You have lived with your child for over a decade. Your family dynamics have a predictable rhythm. Then …. suddenly your child is not dancing to the old familiar tune.
You keep trying the same moves but find you and your child are stepping on each other’s toes.
W h a t i s g o i n g o n ?
Well…the double digits have dialed in and we have discovered we need a new parenting dance. (And just when we could do our parenting moves blindfolded–those rascals change the steps.)
Here are 5 new steps for the parent-child dance in the tween and teen years.
1. Provide the guidelines but stay on the sidelines.
Our kiddos still need guidance… and they need the opportunity to work things out within that structure. Allow them the opportunity to try, to fail, to succeed, to own the outcome. Be available to assist when asked. We want to get our kids thinking. We want them to make wise decisions when we are not with in ear shot. The only way that will happen is with some practice.
2. Have rubber-band limits.
Limits can stretch and tighten depending on how your children respond. Rules on the other hand never change. Rules are consistent. They deal with values, morals, faith, safety, and legal issues. Limits adjust to the child’s level of maturity. Limits can be stretched when trust has been demonstrated. More trust, more flexibility with the limits.
3. Allow for more freedom with increased responsibility.
We want to raise responsible kids.We want kids who are accountable for their actions and interactions. The only way responsibility is encouraged is through increased freedom and ownership. The only way parents feel comfortable increasing freedom is when responsibility and trust are demonstrated. It all goes together. Talk with your child about where you can start allowing for more freedom and increased responsibility. They will most likely have a few ideas!
4. Morph from controller to consultant.
Rather than managing the child’s life–hand the reigns over (where appropriate) to the child and instead put on your consultant hat. All the good ideas a controller has, take those ideas and turn them into questions. “What is your plan?” “Would you like some help?” Get your child thinking and avoid micromanaging. The risk of continuing on in the controller mode is that the child will rebel or he may end up lacking confidence in his ability to do life.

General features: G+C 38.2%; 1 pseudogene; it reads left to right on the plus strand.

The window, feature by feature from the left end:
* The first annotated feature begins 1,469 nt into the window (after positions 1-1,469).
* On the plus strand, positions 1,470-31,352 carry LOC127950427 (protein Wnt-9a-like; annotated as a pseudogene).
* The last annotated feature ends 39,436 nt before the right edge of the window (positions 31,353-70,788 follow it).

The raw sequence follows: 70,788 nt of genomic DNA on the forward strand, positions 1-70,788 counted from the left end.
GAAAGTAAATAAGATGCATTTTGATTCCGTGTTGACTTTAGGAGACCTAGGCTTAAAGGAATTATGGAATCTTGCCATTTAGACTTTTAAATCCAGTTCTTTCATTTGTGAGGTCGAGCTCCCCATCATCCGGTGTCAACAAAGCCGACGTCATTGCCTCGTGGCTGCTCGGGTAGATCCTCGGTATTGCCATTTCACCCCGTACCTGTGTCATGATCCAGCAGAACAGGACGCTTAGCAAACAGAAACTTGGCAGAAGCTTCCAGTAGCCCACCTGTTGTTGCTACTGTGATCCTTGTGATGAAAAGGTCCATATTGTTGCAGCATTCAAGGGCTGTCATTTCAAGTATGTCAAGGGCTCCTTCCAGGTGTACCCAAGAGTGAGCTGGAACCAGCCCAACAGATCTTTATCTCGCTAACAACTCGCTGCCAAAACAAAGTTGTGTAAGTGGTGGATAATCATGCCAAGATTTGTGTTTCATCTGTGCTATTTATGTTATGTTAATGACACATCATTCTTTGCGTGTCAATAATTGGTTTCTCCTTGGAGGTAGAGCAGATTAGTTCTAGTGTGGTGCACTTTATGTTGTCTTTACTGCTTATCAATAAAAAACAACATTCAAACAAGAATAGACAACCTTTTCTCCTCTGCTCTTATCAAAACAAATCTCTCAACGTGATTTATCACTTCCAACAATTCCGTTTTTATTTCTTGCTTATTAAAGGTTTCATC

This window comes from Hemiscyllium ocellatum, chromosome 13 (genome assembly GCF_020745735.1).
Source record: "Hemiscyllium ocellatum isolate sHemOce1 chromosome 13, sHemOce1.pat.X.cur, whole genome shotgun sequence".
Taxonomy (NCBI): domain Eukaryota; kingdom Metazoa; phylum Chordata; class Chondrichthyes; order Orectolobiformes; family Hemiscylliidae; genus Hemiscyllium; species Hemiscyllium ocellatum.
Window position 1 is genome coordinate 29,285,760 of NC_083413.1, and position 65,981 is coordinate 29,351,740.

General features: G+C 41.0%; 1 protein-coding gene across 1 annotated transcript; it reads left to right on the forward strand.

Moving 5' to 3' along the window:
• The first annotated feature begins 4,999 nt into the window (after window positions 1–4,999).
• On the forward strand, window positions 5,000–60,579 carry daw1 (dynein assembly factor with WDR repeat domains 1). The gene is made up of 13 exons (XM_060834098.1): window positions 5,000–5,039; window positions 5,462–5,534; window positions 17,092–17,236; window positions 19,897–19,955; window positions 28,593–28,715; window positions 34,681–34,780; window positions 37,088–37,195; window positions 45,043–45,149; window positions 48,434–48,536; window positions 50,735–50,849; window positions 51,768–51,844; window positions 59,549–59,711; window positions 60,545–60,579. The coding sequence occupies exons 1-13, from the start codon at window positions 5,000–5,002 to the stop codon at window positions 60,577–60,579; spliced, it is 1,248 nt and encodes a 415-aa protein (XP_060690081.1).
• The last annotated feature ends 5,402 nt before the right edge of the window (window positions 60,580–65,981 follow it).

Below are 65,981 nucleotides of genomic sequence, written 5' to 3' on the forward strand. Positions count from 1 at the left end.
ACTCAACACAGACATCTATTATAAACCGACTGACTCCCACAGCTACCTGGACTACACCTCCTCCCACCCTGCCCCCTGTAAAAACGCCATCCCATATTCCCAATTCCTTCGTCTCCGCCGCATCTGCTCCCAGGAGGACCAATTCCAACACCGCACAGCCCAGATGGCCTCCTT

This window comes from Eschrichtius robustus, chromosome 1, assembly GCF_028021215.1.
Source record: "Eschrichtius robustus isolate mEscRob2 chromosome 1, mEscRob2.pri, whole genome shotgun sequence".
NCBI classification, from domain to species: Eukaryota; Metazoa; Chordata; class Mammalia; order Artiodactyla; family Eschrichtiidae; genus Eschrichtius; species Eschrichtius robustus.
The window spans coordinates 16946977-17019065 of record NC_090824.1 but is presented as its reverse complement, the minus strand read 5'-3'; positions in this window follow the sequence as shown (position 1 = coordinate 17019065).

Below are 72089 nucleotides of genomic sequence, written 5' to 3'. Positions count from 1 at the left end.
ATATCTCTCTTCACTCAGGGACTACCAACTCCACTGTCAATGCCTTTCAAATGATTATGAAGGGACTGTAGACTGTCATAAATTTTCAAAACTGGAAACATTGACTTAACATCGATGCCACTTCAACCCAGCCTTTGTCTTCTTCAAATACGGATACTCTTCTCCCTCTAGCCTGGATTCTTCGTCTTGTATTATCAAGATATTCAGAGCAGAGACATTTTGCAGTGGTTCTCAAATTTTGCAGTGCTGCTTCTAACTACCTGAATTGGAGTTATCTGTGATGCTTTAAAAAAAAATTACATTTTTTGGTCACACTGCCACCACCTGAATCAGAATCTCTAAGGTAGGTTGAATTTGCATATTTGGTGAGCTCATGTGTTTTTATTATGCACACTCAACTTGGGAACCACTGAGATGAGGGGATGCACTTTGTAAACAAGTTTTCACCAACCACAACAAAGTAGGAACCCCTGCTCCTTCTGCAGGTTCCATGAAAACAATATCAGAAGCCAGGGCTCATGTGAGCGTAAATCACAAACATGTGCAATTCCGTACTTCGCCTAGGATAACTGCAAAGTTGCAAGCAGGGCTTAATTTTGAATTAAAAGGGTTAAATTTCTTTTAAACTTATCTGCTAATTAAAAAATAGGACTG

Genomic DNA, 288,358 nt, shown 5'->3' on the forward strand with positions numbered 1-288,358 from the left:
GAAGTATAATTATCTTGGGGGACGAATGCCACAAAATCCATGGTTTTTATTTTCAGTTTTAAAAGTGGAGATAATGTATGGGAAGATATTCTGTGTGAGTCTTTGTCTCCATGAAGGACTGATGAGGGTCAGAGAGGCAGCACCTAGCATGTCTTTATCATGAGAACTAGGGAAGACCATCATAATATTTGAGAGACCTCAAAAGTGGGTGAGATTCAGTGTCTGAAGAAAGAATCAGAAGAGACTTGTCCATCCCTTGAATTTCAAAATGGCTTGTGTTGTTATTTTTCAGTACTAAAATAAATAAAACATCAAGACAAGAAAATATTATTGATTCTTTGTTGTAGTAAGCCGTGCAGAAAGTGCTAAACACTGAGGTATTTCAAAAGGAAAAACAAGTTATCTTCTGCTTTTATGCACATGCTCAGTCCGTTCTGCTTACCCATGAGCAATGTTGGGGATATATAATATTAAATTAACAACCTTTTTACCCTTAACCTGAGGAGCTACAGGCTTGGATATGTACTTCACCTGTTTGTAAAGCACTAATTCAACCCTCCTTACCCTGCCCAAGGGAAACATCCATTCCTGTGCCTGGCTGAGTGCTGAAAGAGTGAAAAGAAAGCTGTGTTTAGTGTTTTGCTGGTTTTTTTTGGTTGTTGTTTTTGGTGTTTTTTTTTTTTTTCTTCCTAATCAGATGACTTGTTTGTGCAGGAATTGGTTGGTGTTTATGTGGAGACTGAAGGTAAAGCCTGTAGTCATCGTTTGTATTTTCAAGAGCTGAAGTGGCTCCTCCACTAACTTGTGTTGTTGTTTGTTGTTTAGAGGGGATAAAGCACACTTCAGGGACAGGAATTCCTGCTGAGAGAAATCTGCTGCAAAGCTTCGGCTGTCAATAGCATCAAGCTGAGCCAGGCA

5. Transition from chum to coach.
The highly relational chum approach needs to let go a bit. Encourage and support without horning in on everything. The potential danger of maintaining the chum approach is that eventually the child will come to resent the parent.
Our kids will let us know when a new dance is needed. “I’m not a baby.” “I’m almost an adult.” “I can do it myself.” Listen for those cues.
Our kids will always want more freedom then we are ready to give and we always want more control or interaction than they need. Find the best dance for you and your child. Then…when your next kiddo enters the second decade, you will need to create a unique dance with and for him.
The parenting dance is fluid. We have no choice but to go with the flow of the child’s grow.
Here are a few related posts you may enjoy:
7 Effective Ways to Respond to Your Teen
Licensed parent and family educator, co-founder of 1Corinthians13Parenting.com, co-author of 3 parenting books (with her 1st solo endeavor to be published in May 2017 Messy Journey: How Grace and Truth Offer the Prodigal a Way Home), mom of four (plus one daughter-in-love), wife to Tom, Contact Lori for your next event. She is also available for parent consulting and parent training courses. Lori can also be found mentoring over at MOMS Together community on Facebook.
© LoriWildenberg. All rights reserved.
About the Author
Lori Wildenberg is a licensed parent and family educator, parent coach, and co-founder of 1Corinthians13 Parenting.com. She has written 6 books including Messy Journey: How Grace and Truth Offer the Prodigal a Way Home; The Messy Life of Parenting: Powerful and Practical Ways to Strengthen Family Connections; and her most recent book, Messy Hope: Help Your Child Overcome Anxiety, Depression, or Suicidal Ideation. Contact Lori for your next event or for parent consulting or parent training courses. Lori can also be found mentoring over at the MOMS Together Group on Facebook.